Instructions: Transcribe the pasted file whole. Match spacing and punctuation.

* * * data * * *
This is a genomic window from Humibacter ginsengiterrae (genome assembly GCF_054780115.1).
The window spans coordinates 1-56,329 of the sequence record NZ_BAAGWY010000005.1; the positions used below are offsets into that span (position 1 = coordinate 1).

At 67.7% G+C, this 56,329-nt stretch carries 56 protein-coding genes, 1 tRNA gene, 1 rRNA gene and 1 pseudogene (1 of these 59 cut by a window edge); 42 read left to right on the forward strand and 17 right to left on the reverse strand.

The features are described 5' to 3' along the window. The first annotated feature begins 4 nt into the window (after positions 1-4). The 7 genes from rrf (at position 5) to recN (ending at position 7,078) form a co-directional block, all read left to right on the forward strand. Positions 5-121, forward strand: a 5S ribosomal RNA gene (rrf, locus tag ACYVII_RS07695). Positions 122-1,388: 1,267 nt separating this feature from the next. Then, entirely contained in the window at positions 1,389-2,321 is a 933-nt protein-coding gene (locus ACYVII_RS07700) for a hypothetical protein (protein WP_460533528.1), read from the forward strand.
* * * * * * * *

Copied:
This is a genomic window from Humibacter ginsengiterrae (genome assembly GCF_054780115.1).
The window spans coordinates 1-56,329 of the sequence record NZ_BAAGWY010000005.1; the positions used below are offsets into that span (position 1 = coordinate 1).

At 67.7% G+C, this 56,329-nt stretch carries 56 protein-coding genes, 1 tRNA gene, 1 rRNA gene and 1 pseudogene (1 of these 59 cut by a window edge); 42 read left to right on the forward strand and 17 right to left on the reverse strand.

The features are described 5' to 3' along the window. The first annotated feature begins 4 nt into the window (after positions 1-4). The 7 genes from rrf (at position 5) to recN (ending at position 7,078) form a co-directional block, all read left to right on the forward strand. Positions 5-121, forward strand: a 5S ribosomal RNA gene (rrf, locus tag ACYVII_RS07695). Positions 122-1,388: 1,267 nt separating this feature from the next. Then, entirely contained in the window at positions 1,389-2,321 is a 933-nt protein-coding gene (locus ACYVII_RS07700) for a hypothetical protein (protein WP_460533528.1), read from the forward strand.